The Hawaii Wildlife Fund has received a $20,000 grant from the state to help mitigate the possible environmental impacts of Japan tsunami marine debris in Maui County.
The wildlife fund was one of six nonprofits statewide to receive grants totaling $100,000 to focus on debris originating from Japan and the tsunami in March 2011 and their potential environmental, economic and health and safety effects, a state Department of Health news release said.
The money will be used to "complement ongoing efforts by community groups that are already working to address marine debris, including debris originating from the Japan tsunami," said Gary Gill, deputy director of the Health Department's Environmental Health Administration. "For years, Hawaii has depended on volunteers to keep marine debris off our beaches. Today, we are providing a little support for the very big job they do."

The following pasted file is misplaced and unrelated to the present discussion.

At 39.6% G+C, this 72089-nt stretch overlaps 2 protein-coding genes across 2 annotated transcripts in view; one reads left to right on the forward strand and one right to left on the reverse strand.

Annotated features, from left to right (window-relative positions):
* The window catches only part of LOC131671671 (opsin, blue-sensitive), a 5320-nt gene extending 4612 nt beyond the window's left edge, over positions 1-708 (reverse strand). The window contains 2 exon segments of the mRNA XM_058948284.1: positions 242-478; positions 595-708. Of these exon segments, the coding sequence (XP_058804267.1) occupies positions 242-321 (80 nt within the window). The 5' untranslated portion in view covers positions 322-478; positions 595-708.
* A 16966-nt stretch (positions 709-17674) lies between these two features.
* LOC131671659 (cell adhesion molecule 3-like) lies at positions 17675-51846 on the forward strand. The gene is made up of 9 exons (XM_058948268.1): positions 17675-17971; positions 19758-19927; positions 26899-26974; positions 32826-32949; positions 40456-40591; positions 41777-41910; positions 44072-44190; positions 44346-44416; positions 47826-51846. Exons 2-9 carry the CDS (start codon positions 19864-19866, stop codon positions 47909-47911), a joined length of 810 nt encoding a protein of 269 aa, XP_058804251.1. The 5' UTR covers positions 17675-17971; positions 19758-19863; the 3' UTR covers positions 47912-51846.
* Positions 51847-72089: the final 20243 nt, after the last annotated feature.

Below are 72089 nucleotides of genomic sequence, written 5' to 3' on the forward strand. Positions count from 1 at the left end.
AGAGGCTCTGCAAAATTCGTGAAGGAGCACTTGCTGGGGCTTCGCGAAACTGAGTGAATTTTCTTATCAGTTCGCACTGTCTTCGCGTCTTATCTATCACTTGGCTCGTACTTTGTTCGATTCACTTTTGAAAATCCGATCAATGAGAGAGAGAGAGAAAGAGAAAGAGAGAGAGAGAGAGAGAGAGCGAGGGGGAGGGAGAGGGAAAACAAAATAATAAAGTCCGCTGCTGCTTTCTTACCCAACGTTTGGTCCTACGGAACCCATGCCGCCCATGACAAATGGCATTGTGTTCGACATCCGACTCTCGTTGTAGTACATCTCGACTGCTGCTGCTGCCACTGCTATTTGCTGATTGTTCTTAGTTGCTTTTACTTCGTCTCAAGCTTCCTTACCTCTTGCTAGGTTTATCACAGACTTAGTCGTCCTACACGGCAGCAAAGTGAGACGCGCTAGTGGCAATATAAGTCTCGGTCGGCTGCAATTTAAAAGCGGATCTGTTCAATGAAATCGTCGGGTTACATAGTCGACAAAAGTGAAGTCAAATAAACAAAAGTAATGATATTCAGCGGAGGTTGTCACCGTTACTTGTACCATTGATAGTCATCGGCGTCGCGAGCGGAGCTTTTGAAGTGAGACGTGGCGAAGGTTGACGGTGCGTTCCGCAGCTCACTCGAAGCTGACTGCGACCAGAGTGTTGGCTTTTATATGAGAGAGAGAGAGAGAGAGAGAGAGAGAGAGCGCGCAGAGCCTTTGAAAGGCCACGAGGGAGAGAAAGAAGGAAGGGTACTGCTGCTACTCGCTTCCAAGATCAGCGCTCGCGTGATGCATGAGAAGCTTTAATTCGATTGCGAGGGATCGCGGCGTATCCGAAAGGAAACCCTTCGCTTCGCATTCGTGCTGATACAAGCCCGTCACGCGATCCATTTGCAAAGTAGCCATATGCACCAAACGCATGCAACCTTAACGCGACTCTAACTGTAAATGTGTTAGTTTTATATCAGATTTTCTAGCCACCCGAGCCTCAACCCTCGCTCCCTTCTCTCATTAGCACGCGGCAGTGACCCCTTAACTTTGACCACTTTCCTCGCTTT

Selected groups will reduce marine debris through beach cleanup and education activities that support ongoing habitat conservation in Hawaii coastal areas. They will focus on areas that typically receive the most marine debris.
The grant funds will be administered by the state Department of Health, which received a $50,000 grant from the National Oceanic and Atmospheric Administration Marine Debris Program and $50,000 in matching funds by the state Department of Land and Natural Resources.
To date, there have been eight confirmed tsunami debris items in Hawaii and more than 1,700 reports of potential items in the United States and Canada. The public is urged to report findings of potential tsunami debris to DLNR at (808) 587-0400 or firstname.lastname@example.org and to NOAA at disaster email@example.com.
For guidance on "what to do if you see debris in Hawaii's ocean or beaches," go to dlnr.hawaii.gov/wpcontent/uploads/2013/01/JTMD-Guideline3.pdf.